common barberry
Berberis vulgaris L


Berberis vulgaris is a deciduous shrub that can reach 13 ft. (4 m) in height. Arching branches which come into contact with the soil can produce new plants.
The leaves are oval, 0.75-2 in. (2-5 cm) long, 0.25-0.75 in. (1-2 cm) wide, serrate and occur in clusters of 2-5. Each cluster of leaves is subtended by a short, three-branched spine.
Flowering occurs in May to June, when small, yellow, less than 0.25 in. (6 mm) wide flowers develop in dangling racemes. The flowers have an unpleasant odor.
Berries are red ellipsoids which are less than 0.3 in. (10 mm) in length and contain 1-3 small black seeds. The fruit is dispersed by birds and other wildlife.
Ecological Threat
Berberis vulgaris is shade tolerant which allows it to easily invade woodlands. It is also an alternate host for wheat rust (Puccinia graminis) which makes the control and removal of this invasive shrub of primary importance. It was introduced to America during the 17th century. Fruit of Berberis vulgaris was used to make jam, the flowers for dye and the thorny shrub provided effective livestock fencing. It is native to central and southern Europe.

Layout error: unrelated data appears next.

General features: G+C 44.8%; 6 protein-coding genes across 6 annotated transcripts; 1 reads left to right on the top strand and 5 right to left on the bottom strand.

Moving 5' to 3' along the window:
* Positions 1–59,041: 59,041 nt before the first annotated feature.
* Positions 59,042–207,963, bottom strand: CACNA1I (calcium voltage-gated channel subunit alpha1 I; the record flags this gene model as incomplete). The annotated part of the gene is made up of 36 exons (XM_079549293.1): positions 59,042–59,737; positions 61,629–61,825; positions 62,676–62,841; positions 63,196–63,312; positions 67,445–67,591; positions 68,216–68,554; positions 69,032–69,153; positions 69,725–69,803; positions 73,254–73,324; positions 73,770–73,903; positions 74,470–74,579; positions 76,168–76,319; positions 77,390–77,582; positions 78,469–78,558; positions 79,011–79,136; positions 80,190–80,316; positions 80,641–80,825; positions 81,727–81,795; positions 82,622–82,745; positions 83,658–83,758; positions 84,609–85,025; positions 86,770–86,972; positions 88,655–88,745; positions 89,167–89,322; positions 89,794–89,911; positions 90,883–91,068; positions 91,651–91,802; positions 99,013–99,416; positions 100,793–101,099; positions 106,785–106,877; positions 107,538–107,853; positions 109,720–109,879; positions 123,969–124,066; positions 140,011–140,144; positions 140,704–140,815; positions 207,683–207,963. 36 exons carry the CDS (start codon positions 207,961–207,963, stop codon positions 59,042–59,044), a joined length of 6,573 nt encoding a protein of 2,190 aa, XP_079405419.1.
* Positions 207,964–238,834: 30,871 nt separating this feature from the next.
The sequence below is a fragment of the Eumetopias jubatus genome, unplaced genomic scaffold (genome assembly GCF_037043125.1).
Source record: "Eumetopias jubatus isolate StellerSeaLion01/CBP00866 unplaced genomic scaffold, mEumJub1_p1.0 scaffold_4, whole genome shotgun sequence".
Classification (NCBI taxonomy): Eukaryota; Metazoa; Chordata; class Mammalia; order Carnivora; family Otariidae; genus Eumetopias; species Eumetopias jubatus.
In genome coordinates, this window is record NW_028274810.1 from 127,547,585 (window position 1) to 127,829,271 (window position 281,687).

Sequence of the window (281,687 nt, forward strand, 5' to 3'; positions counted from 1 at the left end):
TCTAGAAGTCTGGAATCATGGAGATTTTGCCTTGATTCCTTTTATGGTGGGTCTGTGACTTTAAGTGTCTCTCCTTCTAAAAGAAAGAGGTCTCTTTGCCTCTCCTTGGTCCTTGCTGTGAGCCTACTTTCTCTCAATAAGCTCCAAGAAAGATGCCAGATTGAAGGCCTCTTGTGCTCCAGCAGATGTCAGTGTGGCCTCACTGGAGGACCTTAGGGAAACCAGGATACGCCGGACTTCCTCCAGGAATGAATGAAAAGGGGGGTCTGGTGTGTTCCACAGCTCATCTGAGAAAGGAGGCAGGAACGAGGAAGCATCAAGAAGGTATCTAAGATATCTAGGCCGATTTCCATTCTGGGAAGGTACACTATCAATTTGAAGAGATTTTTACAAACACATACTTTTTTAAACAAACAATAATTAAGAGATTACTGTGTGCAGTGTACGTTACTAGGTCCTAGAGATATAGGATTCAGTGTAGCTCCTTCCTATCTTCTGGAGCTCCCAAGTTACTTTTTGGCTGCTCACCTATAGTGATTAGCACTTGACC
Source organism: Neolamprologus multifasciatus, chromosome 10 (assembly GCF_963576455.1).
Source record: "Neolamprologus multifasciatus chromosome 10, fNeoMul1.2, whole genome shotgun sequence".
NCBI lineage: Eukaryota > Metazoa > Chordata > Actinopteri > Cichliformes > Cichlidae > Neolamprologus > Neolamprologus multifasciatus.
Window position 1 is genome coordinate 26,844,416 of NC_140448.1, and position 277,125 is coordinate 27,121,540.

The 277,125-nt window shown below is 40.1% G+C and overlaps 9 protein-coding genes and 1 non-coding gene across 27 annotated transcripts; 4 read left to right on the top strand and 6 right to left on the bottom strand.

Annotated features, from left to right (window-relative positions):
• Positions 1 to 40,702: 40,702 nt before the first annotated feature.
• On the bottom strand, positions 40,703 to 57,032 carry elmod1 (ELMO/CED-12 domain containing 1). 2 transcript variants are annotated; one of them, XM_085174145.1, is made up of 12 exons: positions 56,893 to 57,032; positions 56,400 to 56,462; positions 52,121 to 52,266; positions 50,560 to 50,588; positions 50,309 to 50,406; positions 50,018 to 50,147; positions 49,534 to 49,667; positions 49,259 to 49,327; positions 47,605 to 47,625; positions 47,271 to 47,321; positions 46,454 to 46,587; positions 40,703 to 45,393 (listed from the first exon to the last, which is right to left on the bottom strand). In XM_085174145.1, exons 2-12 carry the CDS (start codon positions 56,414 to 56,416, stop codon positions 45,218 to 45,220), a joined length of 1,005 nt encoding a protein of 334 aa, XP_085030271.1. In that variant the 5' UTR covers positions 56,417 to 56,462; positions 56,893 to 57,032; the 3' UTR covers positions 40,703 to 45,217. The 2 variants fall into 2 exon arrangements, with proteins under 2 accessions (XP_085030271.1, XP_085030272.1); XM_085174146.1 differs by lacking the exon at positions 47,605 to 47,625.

Selected Images


EDDMapS Distribution

EDDMapS Distribution - This map is incomplete and is based only on current site and county level reports made by experts, herbaria, and literature. For more information, visit

State Regulated List

State Regulated List - This map identifies those states that list this species on their regulated list. For more information, visit

Taxonomic Rank

Kingdom: Plantae
Phylum: Magnoliophyta
Class: Magnoliopsida
Subclass: Magnoliidae
Order: Ranunculales
Family: Berberidaceae
Genus: Berberis
Subject: Berberis vulgaris L

Synonyms and Other Names

Other Common Names:
common barberry, beet, epine-vinette, epine-vinette commune, European barberry, vinetteier


Plants - Shrub or Subshrub